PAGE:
“Frankenweenie,” Tim Burton’s new stop-motion animated feature for Walt Disney Pictures in theaters today, opens with a young boy, Victor, watching a homemade movie. The star happens to be his dog, Sparky, who rescues miniature townsfolk from a Godzilla-like monster, a foreshadowing of things to come.
Victor, a lonely kid with an attic full of film equipment and a wild imagination, may seem like an obvious stand-in for Burton. That turns out to be only half-right. When it comes to monster movies and horror flicks – the stuff that a young Burton grew up on – the director’s strongest empathies actually lie with the monsters.
“The monster for me was the most emotional character. It’s that feeling that kids have, that you’re different and you’re misunderstood and misperceived by society,” says Burton. “It puts an image to the feelings that you have. And the movies were the safest way to explore those feelings.”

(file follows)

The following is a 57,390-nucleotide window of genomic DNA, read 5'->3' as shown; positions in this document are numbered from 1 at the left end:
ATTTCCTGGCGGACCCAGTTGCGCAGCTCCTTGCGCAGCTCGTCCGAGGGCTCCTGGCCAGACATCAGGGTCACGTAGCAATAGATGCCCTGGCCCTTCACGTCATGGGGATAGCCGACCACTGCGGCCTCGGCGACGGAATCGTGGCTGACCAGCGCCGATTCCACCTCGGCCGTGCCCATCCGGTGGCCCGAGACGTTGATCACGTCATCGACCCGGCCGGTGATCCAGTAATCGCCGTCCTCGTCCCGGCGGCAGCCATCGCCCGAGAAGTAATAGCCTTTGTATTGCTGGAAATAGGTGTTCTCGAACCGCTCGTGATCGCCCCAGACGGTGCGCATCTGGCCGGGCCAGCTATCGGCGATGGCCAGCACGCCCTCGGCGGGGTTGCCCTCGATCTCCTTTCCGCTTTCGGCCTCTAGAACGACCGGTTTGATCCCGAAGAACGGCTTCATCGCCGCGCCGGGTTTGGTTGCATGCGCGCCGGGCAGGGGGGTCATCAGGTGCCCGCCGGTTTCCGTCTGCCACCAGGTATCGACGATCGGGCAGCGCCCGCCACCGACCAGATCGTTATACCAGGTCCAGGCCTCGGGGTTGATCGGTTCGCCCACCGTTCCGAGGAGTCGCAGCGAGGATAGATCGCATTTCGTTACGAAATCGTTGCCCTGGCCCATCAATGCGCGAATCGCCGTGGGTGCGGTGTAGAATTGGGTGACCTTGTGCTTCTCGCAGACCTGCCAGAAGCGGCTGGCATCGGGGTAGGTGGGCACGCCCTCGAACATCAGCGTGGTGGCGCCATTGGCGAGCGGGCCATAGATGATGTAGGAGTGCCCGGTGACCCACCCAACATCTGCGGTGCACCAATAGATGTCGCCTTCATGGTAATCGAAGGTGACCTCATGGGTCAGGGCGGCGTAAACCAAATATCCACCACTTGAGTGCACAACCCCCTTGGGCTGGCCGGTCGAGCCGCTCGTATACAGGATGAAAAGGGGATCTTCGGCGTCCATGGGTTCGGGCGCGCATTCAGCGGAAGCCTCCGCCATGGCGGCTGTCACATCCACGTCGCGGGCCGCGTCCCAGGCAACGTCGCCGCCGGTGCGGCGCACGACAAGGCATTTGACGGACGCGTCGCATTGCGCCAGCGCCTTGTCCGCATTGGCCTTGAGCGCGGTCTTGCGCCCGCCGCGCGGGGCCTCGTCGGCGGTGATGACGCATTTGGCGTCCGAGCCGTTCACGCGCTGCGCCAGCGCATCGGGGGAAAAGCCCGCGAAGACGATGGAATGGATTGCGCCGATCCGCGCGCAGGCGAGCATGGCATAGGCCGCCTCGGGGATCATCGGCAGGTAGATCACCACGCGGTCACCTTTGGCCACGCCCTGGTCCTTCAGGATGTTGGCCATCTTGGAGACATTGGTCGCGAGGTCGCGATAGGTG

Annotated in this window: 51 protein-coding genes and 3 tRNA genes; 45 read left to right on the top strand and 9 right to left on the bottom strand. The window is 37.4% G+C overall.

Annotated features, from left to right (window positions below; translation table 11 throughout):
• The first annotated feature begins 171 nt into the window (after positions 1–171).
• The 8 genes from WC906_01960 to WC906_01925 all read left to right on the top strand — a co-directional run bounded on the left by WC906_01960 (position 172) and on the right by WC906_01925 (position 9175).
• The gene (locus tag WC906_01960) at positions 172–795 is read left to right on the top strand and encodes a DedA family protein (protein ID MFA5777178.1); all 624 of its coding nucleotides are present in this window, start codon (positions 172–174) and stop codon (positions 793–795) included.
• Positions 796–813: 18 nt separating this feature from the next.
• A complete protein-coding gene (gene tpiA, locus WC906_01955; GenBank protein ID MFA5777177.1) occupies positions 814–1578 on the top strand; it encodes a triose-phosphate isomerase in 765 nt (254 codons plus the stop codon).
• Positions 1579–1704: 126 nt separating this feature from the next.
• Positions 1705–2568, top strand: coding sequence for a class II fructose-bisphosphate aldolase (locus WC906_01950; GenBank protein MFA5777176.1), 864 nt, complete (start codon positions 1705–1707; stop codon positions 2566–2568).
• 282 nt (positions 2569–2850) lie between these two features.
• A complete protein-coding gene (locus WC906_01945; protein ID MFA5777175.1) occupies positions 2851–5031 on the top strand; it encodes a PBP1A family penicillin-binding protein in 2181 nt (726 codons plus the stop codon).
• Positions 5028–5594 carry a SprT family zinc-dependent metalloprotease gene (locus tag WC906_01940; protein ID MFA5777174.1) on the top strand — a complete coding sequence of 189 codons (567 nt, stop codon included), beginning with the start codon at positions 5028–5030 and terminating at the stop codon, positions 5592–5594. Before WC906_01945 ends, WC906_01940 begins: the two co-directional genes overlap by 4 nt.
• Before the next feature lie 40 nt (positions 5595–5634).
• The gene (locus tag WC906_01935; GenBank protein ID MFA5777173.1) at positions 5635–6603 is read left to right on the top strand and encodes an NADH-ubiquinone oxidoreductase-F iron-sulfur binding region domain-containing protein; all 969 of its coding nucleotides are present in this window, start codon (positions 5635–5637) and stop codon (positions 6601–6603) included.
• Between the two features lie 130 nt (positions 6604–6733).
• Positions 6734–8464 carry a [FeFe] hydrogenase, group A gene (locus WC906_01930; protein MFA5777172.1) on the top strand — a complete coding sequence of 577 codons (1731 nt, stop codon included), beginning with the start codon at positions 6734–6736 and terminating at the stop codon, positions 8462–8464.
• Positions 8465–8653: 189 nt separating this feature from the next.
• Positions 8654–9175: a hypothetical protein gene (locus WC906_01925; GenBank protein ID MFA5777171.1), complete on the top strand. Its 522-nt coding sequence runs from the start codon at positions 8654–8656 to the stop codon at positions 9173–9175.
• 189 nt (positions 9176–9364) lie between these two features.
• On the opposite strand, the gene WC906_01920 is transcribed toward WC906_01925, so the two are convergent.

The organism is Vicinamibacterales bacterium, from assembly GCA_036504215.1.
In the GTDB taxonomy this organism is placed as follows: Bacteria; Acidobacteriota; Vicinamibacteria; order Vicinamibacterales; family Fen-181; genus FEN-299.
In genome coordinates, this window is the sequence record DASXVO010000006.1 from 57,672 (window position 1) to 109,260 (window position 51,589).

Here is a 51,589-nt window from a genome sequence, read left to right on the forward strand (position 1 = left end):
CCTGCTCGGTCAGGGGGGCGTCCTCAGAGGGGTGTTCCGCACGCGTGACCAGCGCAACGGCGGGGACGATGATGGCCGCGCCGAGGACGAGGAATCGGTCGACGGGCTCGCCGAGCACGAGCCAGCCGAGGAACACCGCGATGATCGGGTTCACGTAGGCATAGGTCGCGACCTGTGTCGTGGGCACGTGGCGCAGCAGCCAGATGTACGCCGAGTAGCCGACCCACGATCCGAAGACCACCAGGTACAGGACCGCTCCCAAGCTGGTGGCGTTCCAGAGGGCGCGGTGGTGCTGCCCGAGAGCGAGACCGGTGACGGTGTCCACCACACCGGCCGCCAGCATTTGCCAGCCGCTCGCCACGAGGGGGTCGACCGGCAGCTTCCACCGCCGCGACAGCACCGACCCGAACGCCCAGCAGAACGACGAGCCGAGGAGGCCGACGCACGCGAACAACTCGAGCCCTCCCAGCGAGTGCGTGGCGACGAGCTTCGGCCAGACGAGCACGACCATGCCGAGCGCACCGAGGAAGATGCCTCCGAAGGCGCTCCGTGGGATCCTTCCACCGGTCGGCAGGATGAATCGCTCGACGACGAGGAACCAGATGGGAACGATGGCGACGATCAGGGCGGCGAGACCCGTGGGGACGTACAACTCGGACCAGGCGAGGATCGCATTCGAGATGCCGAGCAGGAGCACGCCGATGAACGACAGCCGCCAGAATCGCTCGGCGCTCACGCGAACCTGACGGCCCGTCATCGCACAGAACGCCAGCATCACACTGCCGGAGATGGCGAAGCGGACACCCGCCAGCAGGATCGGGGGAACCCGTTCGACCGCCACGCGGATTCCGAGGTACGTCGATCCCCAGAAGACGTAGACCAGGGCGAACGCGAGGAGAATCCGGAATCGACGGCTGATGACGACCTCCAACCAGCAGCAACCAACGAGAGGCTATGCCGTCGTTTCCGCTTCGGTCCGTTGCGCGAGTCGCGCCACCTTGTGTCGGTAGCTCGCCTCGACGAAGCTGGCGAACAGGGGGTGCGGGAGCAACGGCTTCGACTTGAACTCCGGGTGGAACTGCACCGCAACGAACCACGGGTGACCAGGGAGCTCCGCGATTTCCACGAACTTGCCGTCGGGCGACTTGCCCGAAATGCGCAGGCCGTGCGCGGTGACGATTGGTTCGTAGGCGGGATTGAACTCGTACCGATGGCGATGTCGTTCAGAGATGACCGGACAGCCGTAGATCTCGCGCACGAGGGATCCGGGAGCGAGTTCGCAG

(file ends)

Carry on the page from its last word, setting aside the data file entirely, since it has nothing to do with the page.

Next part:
“Frankenweenie,” his 16th film as a director, is a quintessential Burton tale, in which little Victor Frankenstein (voiced by Charlie Tahan) zaps his dead dog back to life during a furious lightning storm.
Despite the stark, black-and-white photography and dramatic camera angles, “Frankenweenie” is also a quintessential Disney film, in which love and kindness win the day and even science has an undercurrent of magic.
“Frankenweenie” arrives on the heels of several horror-themed movies for children that haven’t performed well at the box office, including 2009’s “Coraline” and the August release “ParaNorman,” both also stop-motion productions.